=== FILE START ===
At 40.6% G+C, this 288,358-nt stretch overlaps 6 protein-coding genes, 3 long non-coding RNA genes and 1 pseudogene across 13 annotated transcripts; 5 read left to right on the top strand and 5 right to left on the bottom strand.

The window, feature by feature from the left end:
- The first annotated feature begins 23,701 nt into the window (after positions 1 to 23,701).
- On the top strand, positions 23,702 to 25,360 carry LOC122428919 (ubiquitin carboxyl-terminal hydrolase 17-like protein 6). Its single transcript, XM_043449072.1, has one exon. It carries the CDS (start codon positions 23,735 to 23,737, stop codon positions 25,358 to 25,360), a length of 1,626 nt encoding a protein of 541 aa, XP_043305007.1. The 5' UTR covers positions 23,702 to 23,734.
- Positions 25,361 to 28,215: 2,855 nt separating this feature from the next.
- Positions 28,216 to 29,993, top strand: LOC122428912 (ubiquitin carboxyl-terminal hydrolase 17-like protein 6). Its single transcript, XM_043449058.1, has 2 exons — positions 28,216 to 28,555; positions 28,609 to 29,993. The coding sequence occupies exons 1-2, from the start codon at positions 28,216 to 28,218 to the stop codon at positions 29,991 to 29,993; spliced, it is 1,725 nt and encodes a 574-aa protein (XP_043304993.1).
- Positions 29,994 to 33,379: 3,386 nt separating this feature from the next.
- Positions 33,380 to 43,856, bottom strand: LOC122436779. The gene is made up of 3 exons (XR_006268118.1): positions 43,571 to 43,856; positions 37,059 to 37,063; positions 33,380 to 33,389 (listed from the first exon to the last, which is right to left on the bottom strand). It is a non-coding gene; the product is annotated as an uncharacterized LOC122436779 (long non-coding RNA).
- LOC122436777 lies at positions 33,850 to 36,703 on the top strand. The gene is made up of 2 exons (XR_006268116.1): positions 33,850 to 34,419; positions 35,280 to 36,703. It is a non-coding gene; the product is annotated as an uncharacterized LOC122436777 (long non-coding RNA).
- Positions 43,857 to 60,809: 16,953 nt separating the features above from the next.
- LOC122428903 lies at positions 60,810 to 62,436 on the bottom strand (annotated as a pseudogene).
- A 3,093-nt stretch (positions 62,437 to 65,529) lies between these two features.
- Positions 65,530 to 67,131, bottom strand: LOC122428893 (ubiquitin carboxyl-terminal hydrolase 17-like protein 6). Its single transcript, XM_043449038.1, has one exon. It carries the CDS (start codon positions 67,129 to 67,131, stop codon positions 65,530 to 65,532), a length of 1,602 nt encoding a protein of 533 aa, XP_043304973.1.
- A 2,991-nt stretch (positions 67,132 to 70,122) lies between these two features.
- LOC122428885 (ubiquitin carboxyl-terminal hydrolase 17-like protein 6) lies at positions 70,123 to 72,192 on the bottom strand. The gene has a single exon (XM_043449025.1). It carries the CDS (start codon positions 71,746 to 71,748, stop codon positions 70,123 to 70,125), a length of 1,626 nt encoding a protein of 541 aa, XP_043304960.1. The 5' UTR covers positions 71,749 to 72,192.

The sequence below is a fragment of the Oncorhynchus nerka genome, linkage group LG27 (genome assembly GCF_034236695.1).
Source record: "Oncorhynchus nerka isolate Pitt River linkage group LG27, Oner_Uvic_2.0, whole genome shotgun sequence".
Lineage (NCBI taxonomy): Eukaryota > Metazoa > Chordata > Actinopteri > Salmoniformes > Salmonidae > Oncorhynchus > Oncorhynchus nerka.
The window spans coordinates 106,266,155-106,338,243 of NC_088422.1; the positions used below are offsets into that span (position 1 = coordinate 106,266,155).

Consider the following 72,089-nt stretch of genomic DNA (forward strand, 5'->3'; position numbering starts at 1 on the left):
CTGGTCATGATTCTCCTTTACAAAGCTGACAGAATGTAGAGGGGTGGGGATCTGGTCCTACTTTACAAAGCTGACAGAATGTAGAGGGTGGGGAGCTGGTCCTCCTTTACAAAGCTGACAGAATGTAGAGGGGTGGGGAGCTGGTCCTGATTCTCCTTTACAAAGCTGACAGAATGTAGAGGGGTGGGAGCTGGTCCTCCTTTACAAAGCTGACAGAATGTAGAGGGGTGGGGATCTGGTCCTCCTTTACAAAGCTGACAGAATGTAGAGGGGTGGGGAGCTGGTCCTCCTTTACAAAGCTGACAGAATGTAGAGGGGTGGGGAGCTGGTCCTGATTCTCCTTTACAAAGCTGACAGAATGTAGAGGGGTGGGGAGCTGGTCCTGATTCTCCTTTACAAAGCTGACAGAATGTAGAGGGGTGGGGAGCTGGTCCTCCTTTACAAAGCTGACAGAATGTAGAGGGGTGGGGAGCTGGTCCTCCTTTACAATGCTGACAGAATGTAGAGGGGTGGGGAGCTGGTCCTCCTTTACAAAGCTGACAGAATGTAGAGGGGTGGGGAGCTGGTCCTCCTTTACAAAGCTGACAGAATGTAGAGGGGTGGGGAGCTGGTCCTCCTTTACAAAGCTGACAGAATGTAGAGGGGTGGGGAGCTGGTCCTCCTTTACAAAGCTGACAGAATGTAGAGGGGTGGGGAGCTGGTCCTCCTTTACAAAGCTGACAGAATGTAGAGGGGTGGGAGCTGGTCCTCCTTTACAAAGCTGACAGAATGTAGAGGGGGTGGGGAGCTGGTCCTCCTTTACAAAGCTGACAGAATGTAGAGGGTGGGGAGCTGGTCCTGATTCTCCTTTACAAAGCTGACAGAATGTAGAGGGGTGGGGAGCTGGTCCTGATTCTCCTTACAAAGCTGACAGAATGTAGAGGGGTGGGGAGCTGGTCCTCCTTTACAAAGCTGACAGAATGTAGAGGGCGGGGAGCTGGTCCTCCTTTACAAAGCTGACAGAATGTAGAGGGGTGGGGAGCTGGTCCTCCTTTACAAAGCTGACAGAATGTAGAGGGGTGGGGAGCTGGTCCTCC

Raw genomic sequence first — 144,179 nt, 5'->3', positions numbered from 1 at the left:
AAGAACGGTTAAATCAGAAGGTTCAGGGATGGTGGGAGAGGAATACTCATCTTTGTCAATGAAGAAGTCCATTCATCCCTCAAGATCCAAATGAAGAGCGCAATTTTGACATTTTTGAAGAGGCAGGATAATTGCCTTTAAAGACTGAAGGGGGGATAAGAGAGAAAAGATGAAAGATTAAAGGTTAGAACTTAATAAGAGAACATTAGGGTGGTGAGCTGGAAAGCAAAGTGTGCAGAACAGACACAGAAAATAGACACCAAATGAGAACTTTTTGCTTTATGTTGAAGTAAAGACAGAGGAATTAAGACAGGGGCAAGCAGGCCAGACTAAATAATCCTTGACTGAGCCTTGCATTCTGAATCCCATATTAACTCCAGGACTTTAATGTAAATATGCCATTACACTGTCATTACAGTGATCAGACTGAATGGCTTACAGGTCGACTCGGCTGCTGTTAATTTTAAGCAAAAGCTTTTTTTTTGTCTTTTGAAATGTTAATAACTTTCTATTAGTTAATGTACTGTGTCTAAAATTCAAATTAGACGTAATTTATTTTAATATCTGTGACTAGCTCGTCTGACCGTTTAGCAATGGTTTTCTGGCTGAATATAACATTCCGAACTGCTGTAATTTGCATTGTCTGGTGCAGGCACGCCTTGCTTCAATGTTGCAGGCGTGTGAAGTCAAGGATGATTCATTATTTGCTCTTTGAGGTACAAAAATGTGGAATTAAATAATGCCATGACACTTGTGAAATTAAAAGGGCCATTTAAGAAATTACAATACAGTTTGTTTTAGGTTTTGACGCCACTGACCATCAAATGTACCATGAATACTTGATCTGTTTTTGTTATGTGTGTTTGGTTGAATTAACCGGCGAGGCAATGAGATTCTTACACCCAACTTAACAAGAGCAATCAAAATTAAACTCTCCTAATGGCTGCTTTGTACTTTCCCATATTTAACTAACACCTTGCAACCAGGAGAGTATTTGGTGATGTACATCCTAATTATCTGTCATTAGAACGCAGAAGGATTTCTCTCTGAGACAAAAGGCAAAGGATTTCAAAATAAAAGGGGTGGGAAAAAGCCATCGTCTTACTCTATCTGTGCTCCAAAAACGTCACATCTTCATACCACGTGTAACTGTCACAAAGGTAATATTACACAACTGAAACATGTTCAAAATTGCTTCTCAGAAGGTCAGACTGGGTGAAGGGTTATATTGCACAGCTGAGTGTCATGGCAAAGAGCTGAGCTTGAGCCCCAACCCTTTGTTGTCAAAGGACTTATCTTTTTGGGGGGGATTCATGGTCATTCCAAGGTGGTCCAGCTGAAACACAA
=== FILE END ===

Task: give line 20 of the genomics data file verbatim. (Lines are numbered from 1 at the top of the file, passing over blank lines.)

Consider the following 72,089-nt stretch of genomic DNA (forward strand, 5'->3'; position numbering starts at 1 on the left):